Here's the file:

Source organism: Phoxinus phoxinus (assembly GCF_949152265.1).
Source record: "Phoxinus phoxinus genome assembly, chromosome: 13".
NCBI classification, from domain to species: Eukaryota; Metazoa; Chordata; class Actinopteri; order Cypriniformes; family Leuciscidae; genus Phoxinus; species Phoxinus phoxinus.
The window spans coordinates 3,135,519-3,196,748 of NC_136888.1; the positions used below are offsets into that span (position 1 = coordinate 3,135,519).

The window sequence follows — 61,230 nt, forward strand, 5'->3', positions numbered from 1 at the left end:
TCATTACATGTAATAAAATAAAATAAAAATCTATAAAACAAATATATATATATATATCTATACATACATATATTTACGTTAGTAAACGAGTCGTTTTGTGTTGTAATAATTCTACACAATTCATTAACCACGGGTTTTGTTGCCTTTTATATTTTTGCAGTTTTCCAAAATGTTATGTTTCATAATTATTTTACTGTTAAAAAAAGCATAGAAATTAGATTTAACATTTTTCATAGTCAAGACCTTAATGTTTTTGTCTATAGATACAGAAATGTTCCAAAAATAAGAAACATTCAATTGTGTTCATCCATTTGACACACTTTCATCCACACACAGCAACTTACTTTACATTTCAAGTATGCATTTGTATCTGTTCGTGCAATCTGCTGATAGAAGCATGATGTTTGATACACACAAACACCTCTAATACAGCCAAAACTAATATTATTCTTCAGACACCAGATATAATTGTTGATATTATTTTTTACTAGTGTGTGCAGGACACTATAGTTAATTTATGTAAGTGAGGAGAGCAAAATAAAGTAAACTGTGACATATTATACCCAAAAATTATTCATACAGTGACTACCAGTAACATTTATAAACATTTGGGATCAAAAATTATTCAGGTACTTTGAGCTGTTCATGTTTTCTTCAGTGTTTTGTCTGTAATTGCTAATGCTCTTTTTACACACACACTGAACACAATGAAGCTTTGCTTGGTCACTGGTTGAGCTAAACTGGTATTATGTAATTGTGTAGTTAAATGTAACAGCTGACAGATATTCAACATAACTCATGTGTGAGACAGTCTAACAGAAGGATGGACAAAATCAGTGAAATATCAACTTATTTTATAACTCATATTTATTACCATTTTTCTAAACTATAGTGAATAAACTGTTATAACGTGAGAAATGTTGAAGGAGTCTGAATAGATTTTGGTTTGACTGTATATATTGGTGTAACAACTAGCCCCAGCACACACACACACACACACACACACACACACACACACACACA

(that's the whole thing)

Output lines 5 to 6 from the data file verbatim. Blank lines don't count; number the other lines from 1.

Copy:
The window sequence follows — 61,230 nt, forward strand, 5'->3', positions numbered from 1 at the left end:
TCATTACATGTAATAAAATAAAATAAAAATCTATAAAACAAATATATATATATATATCTATACATACATATATTTACGTTAGTAAACGAGTCGTTTTGTGTTGTAATAATTCTACACAATTCATTAACCACGGGTTTTGTTGCCTTTTATATTTTTGCAGTTTTCCAAAATGTTATGTTTCATAATTATTTTACTGTTAAAAAAAGCATAGAAATTAGATTTAACATTTTTCATAGTCAAGACCTTAATGTTTTTGTCTATAGATACAGAAATGTTCCAAAAATAAGAAACATTCAATTGTGTTCATCCATTTGACACACTTTCATCCACACACAGCAACTTACTTTACATTTCAAGTATGCATTTGTATCTGTTCGTGCAATCTGCTGATAGAAGCATGATGTTTGATACACACAAACACCTCTAATACAGCCAAAACTAATATTATTCTTCAGACACCAGATATAATTGTTGATATTATTTTTTACTAGTGTGTGCAGGACACTATAGTTAATTTATGTAAGTGAGGAGAGCAAAATAAAGTAAACTGTGACATATTATACCCAAAAATTATTCATACAGTGACTACCAGTAACATTTATAAACATTTGGGATCAAAAATTATTCAGGTACTTTGAGCTGTTCATGTTTTCTTCAGTGTTTTGTCTGTAATTGCTAATGCTCTTTTTACACACACACTGAACACAATGAAGCTTTGCTTGGTCACTGGTTGAGCTAAACTGGTATTATGTAATTGTGTAGTTAAATGTAACAGCTGACAGATATTCAACATAACTCATGTGTGAGACAGTCTAACAGAAGGATGGACAAAATCAGTGAAATATCAACTTATTTTATAACTCATATTTATTACCATTTTTCTAAACTATAGTGAATAAACTGTTATAACGTGAGAAATGTTGAAGGAGTCTGAATAGATTTTGGTTTGACTGTATATATTGGTGTAACAACTAGCCCCAGCACACACACACACACACACACACACACACACACACACACACA